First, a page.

Watching Chris Ferguson play an old hand from Poker After Dark is a bit like going back through your old high school photos; you know people once looked like that, but you can’t remember it being so funny at the time.
Trawling through the on-demand archive we have on offer at Poker Central is always fun, but it makes me think a lot about what’s changed… and what hasn’t. Take this hand from Season 4 for example. There’s so much small ball going on in this episode of Poker After Dark that the six men could easily be playing squash instead of poker. That’s definitely changed – the aggression in poker now makes this look like a home game. But take the Full Tilt patch off the front of his hat and Chris Ferguson doesn’t look much different. Nor does he act it.
Sklansky’s raise with the queen-ten of hearts is called by Ferguson in that nonchalant way he has, like a lugubrious old uncle who doesn’t want to leave his easy chair. Andy Bloch comes along for the ride too, but he’d be quick to get out of the way on the turn, letting Ferguson go on the attack.
I was at the Rio in 2017 for the World Series of Poker, when Chris Ferguson was on his way to winning the Player of the Series. It was an odd experience, of course. Ferguson refused to do any press, even around tournaments he was playing, which was awkward, purely because he played so many. I asked him for quotes three times and was turned down flat. It felt like the rest of the poker world was rooting for John Racener, Ferguson’s closest rival for much of that race. Still, on Jesus went, shuffling along the corridors of the Rio, parting each crowd like the Red Sea, a mini-entourage tight to his cowboy belt. He could have just walked off the set of Poker After Dark episode 54.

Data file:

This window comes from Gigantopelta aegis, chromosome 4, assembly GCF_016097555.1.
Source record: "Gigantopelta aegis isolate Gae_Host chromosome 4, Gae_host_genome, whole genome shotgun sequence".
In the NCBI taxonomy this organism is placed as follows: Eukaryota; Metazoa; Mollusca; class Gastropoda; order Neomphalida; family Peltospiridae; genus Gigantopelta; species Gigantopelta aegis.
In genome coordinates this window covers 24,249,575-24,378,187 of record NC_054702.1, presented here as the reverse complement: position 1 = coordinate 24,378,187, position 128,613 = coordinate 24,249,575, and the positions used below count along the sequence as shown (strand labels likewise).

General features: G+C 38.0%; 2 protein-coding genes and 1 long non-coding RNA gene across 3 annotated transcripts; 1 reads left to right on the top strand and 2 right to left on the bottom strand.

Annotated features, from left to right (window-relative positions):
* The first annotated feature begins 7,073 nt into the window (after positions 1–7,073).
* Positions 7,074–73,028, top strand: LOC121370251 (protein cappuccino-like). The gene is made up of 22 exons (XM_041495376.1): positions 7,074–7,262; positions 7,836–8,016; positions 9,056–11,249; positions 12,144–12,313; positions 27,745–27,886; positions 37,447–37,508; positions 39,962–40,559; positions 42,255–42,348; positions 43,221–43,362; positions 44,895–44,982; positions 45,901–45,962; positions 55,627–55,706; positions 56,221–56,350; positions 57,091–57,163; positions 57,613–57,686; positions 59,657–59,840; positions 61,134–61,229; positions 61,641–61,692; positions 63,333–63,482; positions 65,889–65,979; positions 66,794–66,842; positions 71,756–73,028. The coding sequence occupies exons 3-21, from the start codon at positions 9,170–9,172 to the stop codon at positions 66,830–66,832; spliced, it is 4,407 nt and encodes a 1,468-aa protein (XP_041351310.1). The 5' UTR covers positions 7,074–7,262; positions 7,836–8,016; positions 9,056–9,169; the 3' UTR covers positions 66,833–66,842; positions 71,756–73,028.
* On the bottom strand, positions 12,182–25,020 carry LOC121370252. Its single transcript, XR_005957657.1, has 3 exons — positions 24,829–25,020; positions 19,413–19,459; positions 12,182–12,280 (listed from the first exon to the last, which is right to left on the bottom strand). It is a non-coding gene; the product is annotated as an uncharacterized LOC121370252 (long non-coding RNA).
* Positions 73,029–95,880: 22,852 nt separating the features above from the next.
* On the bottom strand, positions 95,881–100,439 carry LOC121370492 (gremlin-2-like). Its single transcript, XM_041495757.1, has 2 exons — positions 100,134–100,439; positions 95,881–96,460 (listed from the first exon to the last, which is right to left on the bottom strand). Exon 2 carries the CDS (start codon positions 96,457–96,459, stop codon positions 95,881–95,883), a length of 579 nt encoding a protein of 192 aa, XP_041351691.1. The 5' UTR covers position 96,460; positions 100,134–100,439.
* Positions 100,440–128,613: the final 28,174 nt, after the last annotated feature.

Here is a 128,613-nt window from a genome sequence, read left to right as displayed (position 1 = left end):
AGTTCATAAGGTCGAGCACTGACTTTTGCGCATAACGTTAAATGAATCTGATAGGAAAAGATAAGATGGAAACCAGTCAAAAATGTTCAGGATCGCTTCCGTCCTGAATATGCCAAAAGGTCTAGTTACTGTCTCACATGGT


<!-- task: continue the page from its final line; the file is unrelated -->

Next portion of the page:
What I love about this episode is watching a player who doesn’t seem to care about the high stakes. If I was involved in any of these hands, catching any decent cards would scare me. It’s not just Ferguson’s raise and call all-in on the turn after he turns a Royal Flush draw while Sklansky hits his queen. It’s his way of looking so casual while he’s doing it, something many poker fans would believe in the wake of Black Friday. Knowing now what we do about the eventual collapse of Full Tilt, it’s hard to watch any hand involving Ferguson without wondering whose money he’s betting with.
That’s not to assume that he’s in the position of super-baddie in poker, even if we did just cast him as Negan in our Poker Who’s Who on The Walking Dead. Maybe Ferguson was the kingpin behind Black Friday, maybe he was an unknowing accomplice. Maybe we’ll never know, and all we’ll be left with is Jesus’ sermon of an apology prior to this year’s WSOP.
“The card that gave him a Royal Flush draw made me three queens, so it was an easy move [all-]in on my part.” Said Sklansky about the hand in our exclusive Directors’ Cut versions of Poker After Dark, available in their entirety on PokerGO’s On Demand service.
The river gave Ferguson the straight, a king coming to eliminate Sklansky with an inevitability that belied the odds in his favor.
It all feels very familiar, right down to the way Ferguson spins his calling chips into the middle. Once the money is on the table, so people say, it’s not yours; it belongs to the table. In Chris Ferguson’s case, one wonders whose money it was before and after the action. Ferguson, as he so often did at this stage of the career, made the action part all his own.
It’s not just Chris Ferguson and David Sklansky you can revisit on PokerGO – all seven seasons are available all on demand and you can also catch full replays of the most recent two live shows featuring Daniel Negreanu and Nick Schulman on “Power Play” week.
There’s never been a better time to go back and watch all the classic episodes of a format which is bigger than ever upon its return. It may be a bygone age in poker terms, because the game develops at such a fast pace. But it’s also a guide to what would happen in the game poker became.
Some things never change. Chris Ferguson will forever be ‘Jesus’, hide behind glasses and a cowboy hat, prefers talking about poker math above anything else, and might never provide more answers on what really went down when the odds weren’t in his favor during that catastrophic collapse of the company he proudly campaigned for during those fat-paycheck days. At least we still have all the footage from this different era of poker, which, truth be told, is still very entertaining to watch!
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